Philadelphia Pa – Autumn, 2020

“Hunt’s Pier… I’m way up here and I don’t know how to get down there and be close enough to you. I don’t know if I can write about you. Look how far away I am from you now.”

I had been wanting to write this piece two years ago when I was writing Wildwood Daze. I actually made a post that said I couldn’t write about Hunt’s Pier because it was too big and rich a story. It still is. I just don’t think at the time I was ready to write it.

Hunt’s Pier is an amusement pier that stood for many years on the boardwalk in Wildwood, New Jersey. I’ll delve into some family at the seashore history and then get on with my experiences. I worked there on one of the rides for the 1980-1981 seasons. I’ll do my best to recall my memories from that time.

But here we are in the midst of a global crisis. I’m trapped at home. I’ve been in lockdown since March 2020. The last few years of my life have been one long social exploration. But here I was stuck at home. But there was income rolling in. So what does a creative soul do with that newfound freedom?

I write.

I publish Crazy Dating Stories. I write and publish Angel with a Broken Wing. I publish Phicklephilly 2, and then Sun Stories. I write a hard-boiled detective novel to be published in June. It was a very busy time creatively for me.

But as Autumn approached I could feel the darkness gliding in. All my books were done. There was about a month there where I had nothing to create or work on. My routine was broken.

Now what? I’m worried about my unemployment running out. The stimulus money has dried up. The fear is beginning to seep in. And so is its favorite mate. Depression.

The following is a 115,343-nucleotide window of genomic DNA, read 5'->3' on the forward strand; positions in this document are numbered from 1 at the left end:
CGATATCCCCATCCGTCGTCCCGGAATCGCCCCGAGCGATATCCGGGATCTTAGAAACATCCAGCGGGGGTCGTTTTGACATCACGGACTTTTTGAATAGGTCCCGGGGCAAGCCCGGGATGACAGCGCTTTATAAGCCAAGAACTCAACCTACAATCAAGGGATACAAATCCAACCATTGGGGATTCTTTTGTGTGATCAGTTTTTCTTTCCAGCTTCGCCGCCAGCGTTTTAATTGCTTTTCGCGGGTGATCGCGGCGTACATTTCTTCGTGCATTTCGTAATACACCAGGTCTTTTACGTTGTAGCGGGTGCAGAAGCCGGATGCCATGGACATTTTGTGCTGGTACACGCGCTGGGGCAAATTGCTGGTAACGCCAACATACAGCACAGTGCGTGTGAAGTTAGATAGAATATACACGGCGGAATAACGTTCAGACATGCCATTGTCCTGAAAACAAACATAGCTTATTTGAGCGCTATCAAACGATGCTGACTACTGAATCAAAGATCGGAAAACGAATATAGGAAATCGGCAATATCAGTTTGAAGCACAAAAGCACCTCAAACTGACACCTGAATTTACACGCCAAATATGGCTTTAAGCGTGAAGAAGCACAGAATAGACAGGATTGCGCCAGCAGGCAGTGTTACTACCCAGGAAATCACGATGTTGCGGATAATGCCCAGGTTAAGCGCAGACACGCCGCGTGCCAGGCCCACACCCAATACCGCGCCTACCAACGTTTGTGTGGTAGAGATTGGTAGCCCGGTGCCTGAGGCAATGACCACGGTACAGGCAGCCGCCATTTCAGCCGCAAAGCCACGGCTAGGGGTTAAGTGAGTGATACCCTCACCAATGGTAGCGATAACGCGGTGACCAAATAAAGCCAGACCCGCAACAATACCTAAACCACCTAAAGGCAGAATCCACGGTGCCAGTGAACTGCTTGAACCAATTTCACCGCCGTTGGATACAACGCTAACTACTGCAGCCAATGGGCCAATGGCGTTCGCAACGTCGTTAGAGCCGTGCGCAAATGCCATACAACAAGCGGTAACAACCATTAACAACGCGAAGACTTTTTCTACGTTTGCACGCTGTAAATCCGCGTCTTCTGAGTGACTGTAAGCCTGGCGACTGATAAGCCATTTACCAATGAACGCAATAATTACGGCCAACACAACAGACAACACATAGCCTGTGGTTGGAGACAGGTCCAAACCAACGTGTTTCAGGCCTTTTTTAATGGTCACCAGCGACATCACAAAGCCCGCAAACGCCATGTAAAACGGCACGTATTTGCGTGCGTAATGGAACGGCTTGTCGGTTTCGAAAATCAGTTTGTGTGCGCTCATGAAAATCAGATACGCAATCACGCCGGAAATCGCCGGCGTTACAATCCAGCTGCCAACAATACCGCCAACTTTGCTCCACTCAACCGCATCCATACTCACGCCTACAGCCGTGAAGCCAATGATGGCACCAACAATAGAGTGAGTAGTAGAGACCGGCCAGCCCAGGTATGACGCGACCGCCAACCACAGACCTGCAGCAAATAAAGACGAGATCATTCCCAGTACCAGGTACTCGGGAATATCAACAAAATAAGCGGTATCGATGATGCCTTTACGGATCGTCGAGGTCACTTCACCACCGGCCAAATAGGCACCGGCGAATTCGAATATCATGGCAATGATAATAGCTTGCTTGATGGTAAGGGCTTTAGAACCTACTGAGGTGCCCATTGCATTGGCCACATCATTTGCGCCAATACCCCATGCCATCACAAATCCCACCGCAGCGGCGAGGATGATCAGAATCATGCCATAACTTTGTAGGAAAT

It never got bad, and will never again. I’ve made an agreement with my anxiety and depression to stay in their rooms until further notice. But sometimes they find the keys to their rooms or slip out the door.

I know what to do when they come for me. Eat, get your rest, and make a new routine. But you have to do something to celebrate to drop that dopamine to keep you on the rails.

I think we all have put on a little Covid weight during this idle time. I know I did. I went up a pants size, and once I cut my hair and shaved off my beard I realized I’d chubbed up, but not in a good way.

I should go out and get some exercise. So I started to walk 5 miles a day, every day. It really hurt physically after being sedentary for 7 months. But I would go out and get my breakfast sandwich, and then head toward the Delaware River. It was 5 miles up and back from where I lived. I would create a pattern. I’ll walk different streets every day to keep it interesting. Market, Chestnut, Sansom, Walnut, Locust, and so on. You get the idea.

I did it and it really beat me up. But I kept at it.

Here’s what I found. I started to feel better mentally and physically and got better at both. I could feel the clouds in the sky of my mind beginning to clear.

My brain started to drop the endorphins, serotonin into my system. That stuff works and feels great. It just gave me more energy and a happier state of mind.

Because I felt better I started to want to create again. Something original. Something from my past. That would be easy. You’re not making any new memories, turn inward and search your memories for the stories you wanted to tell before and never could because you were too busy.

And I did.

Once I began writing the deeper stories I was rewarded with dopamine. My favorite drug in the world. I should get the chemical symbol tattooed on my body. The endorphins and serotonin from exercise gave me the happiness and energy to start again. The positive energy to venture into some classic memories locked away in the rooms of my mind.

I started to write and it really started to flow. Once I finished a classic piece I could feel the dopamine dropping, and it lit me up to go on.

So even during this dark time I found a way out of the grey sadness and turned it into a dozen colorful balloons. I’m just going to keep doing this until this pandemic ends.

Hunt’s Pier was reborn in me and I’ve made a solid effort to bring it to you starting this week. It will run every Thursday for the next couple of months.

I hope you like it. I just thought I should check-in and let you know.

If you’re feeling the darkness, there’s always a way to find your way back to the light.

 

Thank you for reading my blog. Please read, like, comment, and most of all follow Phicklephilly. I publish every day.

You can check out my books here: https://www.amazon.com/s?k=charles+wiedenmann&ref=nb_sb_noss_1